HC Deb 11 April 1836 vol 32 cc865-7
Sir Robert Peel

, seeing the Chancellor of the Exchequer in his place, rose to put a question to him respecting the exhibition of the plans for the new Houses of Parliament. He had received several communications which made him believe that considerable dissatisfaction was felt upon the subject on two grounds—first, that architects were specifically excluded from permission to inspect the successful plans. He had received a letter from a very eminent architect who applied to be admitted: he had gone with a friend, who was allowed to enter, but being himself asked if he were an architect, and the answer being in the affirmative, he was excluded, as he was told, by the express orders of the Woods and Forests Department. Unless some good reason could be assigned, this exclusion, to say the least of it, seemed ungenerous. The other ground of complaint was, that the plans of the successful candidates were not exhibited with the others. He had understood the Chancellor of the Exchequer, that the successful plans should be sent with the others for exhibition in the building intended for the National Gallery. It was easy to see why the plan that had been eminently successful—that of Mr. Barry—could not yet be exhibited, because it might be necessary to retain it for the purpose of forming the estimates of the expense of carrying it into execution; but he could not see why the three others next in merit should not have been sent for exhibition with the others. Unless they were sent at an early period, it seemed likely that the public attention would be exhausted, and he therefore hoped, that some means would be adopted, that the three less successful plans would be exhibited according to their original intention.

The Chancellor of the Exchequer

, in reply to the second question of the right hon. Baronet, was able to state (having received a communication from his noble Friend at the head of the department of Woods and Forests), that he had himself been disposed to think, in the first instance, that there would be no inconveniences in sending the three less successful plans for exhibition; but his noble Friend had been of opinion that until the Committees of the two Houses had finally determined what should be done—the approval of Mr. Barry's plan being only provisional—he had no right to part with the custody of them. On Monday next he believed the Committees resumed their sittings; and perhaps it was not too much to anticipate, that, at one meeting, the preliminary point might be settled, and then the three plans might be exhibited on Tuesday or Wednesday, and soon afterwards an engraved copy of Mr. Barry's plan might be placed with them in the collection. He was not so well prepared to reply to the first question of the right hon. Baronet; he did not know on what grounds professional men were excluded from an inspection of the successful plans, but the rule laid down might possibly be founded upon the alarm of the architects, lest sketches should be made of their plans, and an unauthorised publication made of their designs. On some former occasion, an incident of this sort had occurred, and it was more likely to arise out of the inspection of professional than non-professional men. It did not, however, seem a matter of importance, inasmuch as next week all the plans would probably be publicly exhibited.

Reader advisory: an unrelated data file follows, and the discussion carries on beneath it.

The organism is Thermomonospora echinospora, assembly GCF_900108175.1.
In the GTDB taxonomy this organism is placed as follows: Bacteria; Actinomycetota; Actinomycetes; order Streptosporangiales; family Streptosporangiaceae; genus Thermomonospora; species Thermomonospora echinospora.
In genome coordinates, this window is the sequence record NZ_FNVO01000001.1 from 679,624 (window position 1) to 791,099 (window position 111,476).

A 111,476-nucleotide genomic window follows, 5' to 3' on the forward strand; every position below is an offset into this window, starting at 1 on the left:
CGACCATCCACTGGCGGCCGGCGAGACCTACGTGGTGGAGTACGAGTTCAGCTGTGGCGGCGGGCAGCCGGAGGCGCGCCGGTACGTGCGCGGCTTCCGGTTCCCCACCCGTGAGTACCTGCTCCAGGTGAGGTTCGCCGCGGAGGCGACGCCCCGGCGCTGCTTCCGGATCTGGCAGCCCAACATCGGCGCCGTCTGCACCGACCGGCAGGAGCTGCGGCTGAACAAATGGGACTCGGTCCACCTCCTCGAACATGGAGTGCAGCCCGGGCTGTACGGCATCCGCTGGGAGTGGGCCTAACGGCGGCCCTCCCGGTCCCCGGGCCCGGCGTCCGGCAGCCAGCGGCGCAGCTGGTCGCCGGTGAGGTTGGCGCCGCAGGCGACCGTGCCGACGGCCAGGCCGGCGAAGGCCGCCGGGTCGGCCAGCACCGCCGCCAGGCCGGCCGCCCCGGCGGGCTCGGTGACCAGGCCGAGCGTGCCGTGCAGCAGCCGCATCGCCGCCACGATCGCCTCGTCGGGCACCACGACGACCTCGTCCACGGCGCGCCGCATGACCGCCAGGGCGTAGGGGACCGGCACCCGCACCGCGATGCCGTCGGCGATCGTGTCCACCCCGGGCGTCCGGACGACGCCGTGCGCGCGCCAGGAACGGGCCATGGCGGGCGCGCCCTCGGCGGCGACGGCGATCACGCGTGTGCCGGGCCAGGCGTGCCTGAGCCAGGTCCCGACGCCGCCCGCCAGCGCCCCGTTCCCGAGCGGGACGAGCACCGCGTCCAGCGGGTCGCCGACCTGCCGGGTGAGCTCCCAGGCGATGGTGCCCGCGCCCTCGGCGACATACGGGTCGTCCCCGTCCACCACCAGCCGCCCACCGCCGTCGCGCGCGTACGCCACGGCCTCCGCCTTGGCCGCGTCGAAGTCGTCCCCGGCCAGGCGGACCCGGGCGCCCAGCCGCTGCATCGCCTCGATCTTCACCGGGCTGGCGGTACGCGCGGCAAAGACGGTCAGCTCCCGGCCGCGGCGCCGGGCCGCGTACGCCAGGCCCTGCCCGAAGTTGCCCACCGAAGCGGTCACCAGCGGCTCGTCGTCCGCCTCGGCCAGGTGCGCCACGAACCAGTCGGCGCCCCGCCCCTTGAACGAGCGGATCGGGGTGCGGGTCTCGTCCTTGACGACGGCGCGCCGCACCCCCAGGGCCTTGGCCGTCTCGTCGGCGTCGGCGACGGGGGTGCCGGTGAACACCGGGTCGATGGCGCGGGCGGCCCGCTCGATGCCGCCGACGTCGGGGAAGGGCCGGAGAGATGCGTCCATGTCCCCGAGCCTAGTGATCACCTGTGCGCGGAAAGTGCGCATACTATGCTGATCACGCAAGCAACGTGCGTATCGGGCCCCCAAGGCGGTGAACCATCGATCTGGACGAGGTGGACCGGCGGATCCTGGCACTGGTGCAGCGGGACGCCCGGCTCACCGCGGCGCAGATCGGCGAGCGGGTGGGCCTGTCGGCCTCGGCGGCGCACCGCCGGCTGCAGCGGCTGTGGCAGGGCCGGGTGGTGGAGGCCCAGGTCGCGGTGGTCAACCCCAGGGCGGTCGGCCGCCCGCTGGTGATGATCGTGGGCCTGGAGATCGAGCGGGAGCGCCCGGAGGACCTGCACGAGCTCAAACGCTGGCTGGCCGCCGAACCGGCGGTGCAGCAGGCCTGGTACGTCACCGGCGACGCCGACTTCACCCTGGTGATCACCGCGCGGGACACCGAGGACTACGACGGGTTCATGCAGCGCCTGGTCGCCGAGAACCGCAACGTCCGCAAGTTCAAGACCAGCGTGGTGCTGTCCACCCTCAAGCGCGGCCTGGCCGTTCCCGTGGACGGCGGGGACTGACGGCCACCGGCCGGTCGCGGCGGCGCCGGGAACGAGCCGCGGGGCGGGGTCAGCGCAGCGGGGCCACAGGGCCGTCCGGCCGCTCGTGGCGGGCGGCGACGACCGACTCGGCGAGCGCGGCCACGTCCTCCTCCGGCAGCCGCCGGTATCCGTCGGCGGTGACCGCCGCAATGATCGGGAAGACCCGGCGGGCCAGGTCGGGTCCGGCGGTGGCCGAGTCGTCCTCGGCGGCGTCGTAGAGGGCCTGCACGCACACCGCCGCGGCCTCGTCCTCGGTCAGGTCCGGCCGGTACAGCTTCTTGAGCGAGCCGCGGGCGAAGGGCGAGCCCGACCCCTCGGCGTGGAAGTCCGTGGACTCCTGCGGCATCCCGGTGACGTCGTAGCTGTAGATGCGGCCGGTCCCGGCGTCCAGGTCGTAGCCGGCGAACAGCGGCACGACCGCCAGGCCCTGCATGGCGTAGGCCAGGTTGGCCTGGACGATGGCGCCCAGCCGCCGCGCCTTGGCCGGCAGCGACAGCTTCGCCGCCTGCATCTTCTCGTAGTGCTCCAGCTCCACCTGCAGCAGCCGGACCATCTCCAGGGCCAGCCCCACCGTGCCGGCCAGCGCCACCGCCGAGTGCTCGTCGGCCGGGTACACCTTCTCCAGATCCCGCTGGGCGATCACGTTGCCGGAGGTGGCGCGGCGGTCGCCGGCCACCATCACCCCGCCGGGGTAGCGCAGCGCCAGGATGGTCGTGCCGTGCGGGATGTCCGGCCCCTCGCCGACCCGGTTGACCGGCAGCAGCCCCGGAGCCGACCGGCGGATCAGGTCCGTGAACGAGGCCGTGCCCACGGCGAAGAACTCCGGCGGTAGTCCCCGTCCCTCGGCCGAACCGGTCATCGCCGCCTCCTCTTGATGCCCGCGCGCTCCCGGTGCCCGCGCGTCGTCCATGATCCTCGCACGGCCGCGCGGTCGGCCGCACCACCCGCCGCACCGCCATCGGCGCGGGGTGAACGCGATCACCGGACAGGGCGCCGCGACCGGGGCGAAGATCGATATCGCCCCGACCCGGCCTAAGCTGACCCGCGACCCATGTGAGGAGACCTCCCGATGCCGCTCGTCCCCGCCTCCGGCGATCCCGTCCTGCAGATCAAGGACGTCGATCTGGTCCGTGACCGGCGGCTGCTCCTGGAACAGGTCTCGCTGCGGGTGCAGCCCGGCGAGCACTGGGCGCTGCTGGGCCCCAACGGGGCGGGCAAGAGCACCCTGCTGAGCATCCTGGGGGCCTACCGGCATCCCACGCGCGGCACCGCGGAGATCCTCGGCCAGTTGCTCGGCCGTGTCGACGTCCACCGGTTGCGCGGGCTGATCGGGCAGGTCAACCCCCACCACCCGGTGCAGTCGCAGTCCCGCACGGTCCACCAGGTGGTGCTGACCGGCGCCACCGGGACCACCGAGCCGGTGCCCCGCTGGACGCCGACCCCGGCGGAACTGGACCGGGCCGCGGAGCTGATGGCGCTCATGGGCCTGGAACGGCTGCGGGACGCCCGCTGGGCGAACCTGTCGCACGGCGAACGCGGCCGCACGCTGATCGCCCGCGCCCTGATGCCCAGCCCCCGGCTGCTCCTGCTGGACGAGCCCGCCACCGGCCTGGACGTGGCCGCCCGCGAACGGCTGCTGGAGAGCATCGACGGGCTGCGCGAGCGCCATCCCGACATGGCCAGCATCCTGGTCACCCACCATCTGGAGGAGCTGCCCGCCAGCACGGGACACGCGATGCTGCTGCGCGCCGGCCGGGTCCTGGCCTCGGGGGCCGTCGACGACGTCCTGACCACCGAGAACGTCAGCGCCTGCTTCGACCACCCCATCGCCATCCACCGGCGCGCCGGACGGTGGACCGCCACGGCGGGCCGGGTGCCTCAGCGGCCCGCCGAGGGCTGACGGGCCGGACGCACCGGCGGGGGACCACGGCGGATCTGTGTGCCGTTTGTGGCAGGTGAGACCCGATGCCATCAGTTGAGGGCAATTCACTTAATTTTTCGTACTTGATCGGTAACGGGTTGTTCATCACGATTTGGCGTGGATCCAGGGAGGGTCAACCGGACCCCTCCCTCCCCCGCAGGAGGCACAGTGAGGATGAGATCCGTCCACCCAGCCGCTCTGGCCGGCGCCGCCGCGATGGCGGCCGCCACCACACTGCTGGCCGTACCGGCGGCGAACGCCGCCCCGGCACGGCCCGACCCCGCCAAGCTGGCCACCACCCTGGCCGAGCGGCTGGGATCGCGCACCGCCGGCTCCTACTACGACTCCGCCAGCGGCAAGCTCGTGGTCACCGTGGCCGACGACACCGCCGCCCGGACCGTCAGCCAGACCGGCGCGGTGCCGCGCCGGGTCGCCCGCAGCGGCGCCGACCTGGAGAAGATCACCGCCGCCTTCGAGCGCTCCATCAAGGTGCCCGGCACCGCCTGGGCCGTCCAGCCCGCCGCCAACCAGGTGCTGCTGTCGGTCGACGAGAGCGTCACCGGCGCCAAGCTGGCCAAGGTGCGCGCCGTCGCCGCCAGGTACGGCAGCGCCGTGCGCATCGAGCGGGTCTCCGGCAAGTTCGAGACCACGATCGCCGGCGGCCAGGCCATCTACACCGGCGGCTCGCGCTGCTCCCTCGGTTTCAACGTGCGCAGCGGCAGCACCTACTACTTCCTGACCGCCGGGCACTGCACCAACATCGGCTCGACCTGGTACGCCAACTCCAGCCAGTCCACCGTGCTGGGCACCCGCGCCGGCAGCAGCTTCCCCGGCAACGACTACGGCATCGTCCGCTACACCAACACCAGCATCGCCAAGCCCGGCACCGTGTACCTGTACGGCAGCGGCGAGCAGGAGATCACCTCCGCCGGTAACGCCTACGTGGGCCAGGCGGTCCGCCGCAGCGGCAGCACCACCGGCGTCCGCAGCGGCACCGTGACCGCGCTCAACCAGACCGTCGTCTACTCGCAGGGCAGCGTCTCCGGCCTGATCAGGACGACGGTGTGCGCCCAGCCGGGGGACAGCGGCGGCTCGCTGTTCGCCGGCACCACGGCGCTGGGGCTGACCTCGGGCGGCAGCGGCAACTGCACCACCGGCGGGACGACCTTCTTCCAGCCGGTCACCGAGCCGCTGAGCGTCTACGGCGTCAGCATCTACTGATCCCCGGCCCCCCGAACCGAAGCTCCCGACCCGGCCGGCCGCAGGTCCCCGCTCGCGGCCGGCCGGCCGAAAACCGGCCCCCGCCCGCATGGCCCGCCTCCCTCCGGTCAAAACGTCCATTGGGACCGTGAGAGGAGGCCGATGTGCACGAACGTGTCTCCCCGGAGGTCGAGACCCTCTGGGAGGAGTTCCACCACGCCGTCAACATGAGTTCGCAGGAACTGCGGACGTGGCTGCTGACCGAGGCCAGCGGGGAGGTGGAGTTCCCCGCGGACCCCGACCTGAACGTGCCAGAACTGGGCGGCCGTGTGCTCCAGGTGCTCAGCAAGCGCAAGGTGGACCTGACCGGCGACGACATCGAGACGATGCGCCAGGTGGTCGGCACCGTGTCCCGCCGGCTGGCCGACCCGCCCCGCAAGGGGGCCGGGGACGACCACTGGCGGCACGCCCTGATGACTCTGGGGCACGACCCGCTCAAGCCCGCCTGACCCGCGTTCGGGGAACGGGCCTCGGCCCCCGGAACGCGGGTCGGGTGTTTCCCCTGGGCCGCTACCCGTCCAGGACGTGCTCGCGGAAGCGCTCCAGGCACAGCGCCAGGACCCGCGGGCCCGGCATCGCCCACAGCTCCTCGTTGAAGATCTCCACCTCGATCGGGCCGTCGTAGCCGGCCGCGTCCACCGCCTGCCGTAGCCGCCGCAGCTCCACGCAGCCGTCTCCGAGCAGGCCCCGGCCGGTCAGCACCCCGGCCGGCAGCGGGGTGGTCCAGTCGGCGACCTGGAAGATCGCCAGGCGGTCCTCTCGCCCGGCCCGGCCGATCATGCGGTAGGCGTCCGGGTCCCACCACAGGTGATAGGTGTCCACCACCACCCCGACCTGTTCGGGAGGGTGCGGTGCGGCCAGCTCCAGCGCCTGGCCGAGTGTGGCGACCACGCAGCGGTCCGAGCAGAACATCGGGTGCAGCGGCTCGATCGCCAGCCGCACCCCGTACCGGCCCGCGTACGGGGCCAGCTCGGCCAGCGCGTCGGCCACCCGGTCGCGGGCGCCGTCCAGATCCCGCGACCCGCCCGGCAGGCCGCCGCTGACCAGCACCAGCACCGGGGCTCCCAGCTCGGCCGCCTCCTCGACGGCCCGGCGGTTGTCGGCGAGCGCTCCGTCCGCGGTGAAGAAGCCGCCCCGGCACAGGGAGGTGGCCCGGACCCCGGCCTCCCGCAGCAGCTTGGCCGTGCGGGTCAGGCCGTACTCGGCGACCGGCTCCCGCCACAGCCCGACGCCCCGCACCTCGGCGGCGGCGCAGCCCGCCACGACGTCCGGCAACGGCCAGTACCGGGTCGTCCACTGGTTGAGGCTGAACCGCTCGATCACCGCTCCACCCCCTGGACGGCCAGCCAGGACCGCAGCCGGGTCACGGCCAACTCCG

Mr. Hawes

knew, that architects had been excluded, and not only architects generally, but particular architects by name. He did not think that any rule for the exclusion of professional men should have been adopted, but if it were adopted, it ought at least to be general, and not particular. He did not see why the four plans should be in the hands of the Woods and Forests; they ought rather to be in the custody of the Committee. The Chancellor of the Exchequer had spoken of an engraved copy of Mr. Barry's plan, and he (Mr. Hawes) wished to know whether it was an engraving of the original plan, or of the plan as it had been cut down for the estimate? The original plan, it should be recollected, had been departed from. He did not say that the public had been treated with disrespect, but perhaps two-thirds of those who were likely to visit the National Gallery had been there already, and the object of the exhibition had, therefore, been so far defeated.

Mr. Hume

had received a letter from an architect, who had been anxious to see the approved plans. This was the fifth or sixth time the subject had been mentioned, and the expectation held out by the Chancellor of the Exchequer, about three weeks ago, had been disappointed. He did not know why the three less successful plans had been kept back, and it was very natural that the public, which paid for them, should feel a curiosity to inspect them. They had a right to see all, and they would not be fairly dealt with if Mr. Barry's plan were exhibited with any of the leading features altered. The original, as approved by the Commissioners, ought to be placed in the National Gallery.

The Chancellor of the Exchequer

observed, that the Committee had not yet finally decided, and until they had decided, the noble Lord at the head of the Woods and Forests had no right to deal with the plans; by parting with them the Commissioners might be deprived of the means of carrying into effect the directions of the Committees. He had formerly pledged himself that before the House came to its ultimate determination on the plan to be adopted, they should all be exhibited, and to that undertaking he still adhered.

Sir Robert Peel

added, that exclusion gave an artificial importance and mystery to the affair; he could see no good reason why all the world should not be allowed to inspect at least three of the plans, reserving Mr. Barry's as necessary to the formation of the estimate; when that was completed it ought to be shown with the others.

Subject dropped.